Harness racing should never be afraid to experiment

Moving finish lines and uniform rules committees may not seem like much, but they are. Let’s hope they’re just the beginning.

by Dean Towers

A year or so ago, an entrepreneur friend gave me a call to talk about the state of his business. Sales were stagnating and he was planning a costly new campaign – something I had experience with. We both agreed his plan was a longshot to work, but he felt he needed to try. He is someone who tries to experiment as much as possible because he believes that even if it fails, he often learns something that can help him down the road.

After we talked about how he would structure this new strategy (to ensure he was measuring things correctly, and that his pipelines were all cost effective), he got to work and gave it a shot.

Around a year later, the results were in, and I’d love to tell you his original plan was a barnburner with product flying off the shelves; that he was jetting to his own island on his Gulfstream, paid for by this great plan. But it wasn’t. It was indeed a flop.

Interestingly enough, though, what he thought may happen did happen — he learned a great deal from his plan, and what he uncovered about his product line and customer base helped him build a second iteration of his original strategy. This one wasn’t a flop. Last month, his sales were up close to 30 per cent year over year and his gross margin was up 8 per cent.

“I learn more from failure than I do from success,” he quipped.

I had a discussion recently with someone who has been involved in racing policy for a long time. When I asked him why the business seems so reticent to experiment, or make bold moves to really shake things up, he met me with a blank stare.

“If you try and fail, you may find yourself out of a job,” he said, bluntly. “It’s easier to leave the bold to others.”

He’s not the only person I have heard this from. It’s one of the reasons I never hold middle managers, or the USTA or many other alphabets to blame for the lack of change. It’s very hard to rock the boat when we all can be replaced, and change seems so daunting a task.

I’ve always believed that for harness racing to change, the leaders – those who can’t or won’t be let go for a failure, much like my entrepreneurial friend – have to be the ones experimenting and forging change.

Over the past two weeks I think we’ve seen a couple of nice examples of that.

First, we all saw the early results from moving the finish line at Yonkers:

“From Jan. 1 to June 15, horses starting from post seven won at just 5.6 per cent and finished in the top three at a 19.9 per cent clip from 1,133 starts. From June 16 to July 10, horses starting from post seven won at a 9.1 per cent clip and hit the board 22.2 per cent of the time from 176 starts. In addition to the positive post position trends, Yonkers’ percentage of winning favorites decreased after the introduction of the new finish line. Favorites connected at a 42 per cent clip before June 15 and a 38 percent from June 16 on, a decrease of 8 per cent.”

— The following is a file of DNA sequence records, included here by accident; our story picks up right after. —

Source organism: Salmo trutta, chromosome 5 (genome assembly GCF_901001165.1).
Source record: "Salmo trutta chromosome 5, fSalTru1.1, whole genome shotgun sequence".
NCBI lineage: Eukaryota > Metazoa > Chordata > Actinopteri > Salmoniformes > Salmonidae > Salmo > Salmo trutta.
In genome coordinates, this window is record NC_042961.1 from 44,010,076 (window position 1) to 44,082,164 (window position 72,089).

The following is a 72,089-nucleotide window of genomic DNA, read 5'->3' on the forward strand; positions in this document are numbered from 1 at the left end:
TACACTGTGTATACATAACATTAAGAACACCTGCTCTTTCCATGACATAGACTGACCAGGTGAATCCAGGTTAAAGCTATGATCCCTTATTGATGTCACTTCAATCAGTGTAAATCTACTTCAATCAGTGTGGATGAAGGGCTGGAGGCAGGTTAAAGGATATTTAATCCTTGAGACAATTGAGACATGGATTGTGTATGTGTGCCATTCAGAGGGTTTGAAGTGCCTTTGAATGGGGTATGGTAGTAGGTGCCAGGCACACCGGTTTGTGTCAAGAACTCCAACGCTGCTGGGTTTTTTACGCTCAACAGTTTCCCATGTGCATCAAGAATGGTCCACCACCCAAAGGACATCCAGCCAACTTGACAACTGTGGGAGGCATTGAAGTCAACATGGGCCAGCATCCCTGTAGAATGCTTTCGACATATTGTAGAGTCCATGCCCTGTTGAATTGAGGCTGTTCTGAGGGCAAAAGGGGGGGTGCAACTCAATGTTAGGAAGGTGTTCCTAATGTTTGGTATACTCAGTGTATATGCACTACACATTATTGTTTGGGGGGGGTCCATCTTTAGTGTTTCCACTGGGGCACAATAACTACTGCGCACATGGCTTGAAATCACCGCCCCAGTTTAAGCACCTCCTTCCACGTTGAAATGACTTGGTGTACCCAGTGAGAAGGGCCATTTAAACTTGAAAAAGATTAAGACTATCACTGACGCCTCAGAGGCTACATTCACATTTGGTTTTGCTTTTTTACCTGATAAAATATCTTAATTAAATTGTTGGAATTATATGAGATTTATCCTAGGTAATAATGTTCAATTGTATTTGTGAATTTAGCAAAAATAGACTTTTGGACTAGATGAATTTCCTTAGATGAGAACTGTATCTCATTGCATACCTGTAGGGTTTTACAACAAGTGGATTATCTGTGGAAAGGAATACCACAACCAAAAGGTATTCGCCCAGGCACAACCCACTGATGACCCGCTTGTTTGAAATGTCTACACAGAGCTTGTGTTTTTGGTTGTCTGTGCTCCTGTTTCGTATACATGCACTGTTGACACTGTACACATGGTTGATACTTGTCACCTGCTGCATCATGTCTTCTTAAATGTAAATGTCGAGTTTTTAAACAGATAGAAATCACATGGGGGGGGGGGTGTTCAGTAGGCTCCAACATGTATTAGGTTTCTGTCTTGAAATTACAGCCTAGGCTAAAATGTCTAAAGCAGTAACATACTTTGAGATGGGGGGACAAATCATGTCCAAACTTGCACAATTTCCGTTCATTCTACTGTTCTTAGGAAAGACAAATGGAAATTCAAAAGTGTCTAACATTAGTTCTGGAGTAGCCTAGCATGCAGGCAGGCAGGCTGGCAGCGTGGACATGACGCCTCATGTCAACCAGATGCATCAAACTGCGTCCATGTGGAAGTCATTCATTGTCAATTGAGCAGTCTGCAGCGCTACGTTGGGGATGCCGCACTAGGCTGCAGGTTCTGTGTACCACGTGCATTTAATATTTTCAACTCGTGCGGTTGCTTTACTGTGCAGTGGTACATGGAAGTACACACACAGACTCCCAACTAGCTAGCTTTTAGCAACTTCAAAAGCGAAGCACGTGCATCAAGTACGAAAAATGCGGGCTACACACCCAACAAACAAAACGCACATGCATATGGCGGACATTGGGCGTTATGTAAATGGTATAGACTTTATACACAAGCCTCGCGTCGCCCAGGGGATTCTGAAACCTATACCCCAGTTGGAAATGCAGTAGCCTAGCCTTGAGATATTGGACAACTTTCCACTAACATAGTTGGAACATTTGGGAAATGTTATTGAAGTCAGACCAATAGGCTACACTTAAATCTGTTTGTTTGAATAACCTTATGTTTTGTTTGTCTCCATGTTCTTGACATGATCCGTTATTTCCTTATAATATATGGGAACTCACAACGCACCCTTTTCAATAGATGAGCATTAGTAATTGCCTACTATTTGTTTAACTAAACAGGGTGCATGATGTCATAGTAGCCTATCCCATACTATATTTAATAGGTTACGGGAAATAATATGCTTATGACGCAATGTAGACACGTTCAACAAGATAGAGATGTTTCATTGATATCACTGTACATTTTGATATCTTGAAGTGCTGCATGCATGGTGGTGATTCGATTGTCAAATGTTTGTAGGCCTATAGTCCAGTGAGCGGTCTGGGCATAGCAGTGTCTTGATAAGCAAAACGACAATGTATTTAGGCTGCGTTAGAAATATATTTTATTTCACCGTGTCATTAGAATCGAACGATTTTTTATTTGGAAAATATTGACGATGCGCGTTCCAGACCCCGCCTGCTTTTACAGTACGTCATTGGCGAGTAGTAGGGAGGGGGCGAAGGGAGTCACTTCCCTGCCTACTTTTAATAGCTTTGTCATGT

Those numbers — any way we slice them — are good for Yonkers and good for harness racing.

Next, I saw a snip titled, “Campbell to Chair Uniform Rules Committee” at UStrotting.com this week:

“We should have universal rules throughout harness racing, throughout North America,” says John Campbell, the new president and CEO of the Hambletonian Society. “That is something I’ve felt quite strongly about for a long time. I don’t believe some of our rules are worded as well as they could be. That can make it difficult for the judges to rule consistently. If the wording were made more concise and definitive, it would be easier for judges.

“I think there is more of an impetus for the Commissions to go by USTA rules right now than there has been in the past. The beneficiaries are twofold — this will benefit the gamblers betting on our game across North America as well as participants and judges. It will be better for all involved to get this accomplished.”

That’s another slam dunk that many of us may have not expected.

Although on the surface changing a finish line and exploring universal rules does not seem particularly big or bold, I think it is exactly that. Yonkers has dealt with strong winning favorites and a post bias for a long time. Participants and gamblers can’t understand how the rules of harness racing are so capricious, and change when you cross a border, like we’re all making a run for the state line in a 1940’s bootleg movie.

I’d argue that for a sport that relies on tiny change, the Yonkers experiment – an experiment that if successful could be used by half mile ovals everywhere and increase the handle for the industry — is big change. John Campbell’s work could be felt from sea to sea, as well. It’s not small. It’s not tinkering.

Harness racing will change from within, and it will change when bold ideas are embraced. I believe these ideas will be spearheaded by leaders who have job security, a stake in the game and whose place in it is beyond reproach. John Campbell and the SOA of New York are two such entities.
Whether these initiatives succeed or fail, I believe we should all be behind them. Working on these long-standing troublesome issues is very important for a sport that doesn’t work on them nearly enough. The worst case scenario is that we learn something. That’s never a bad thing.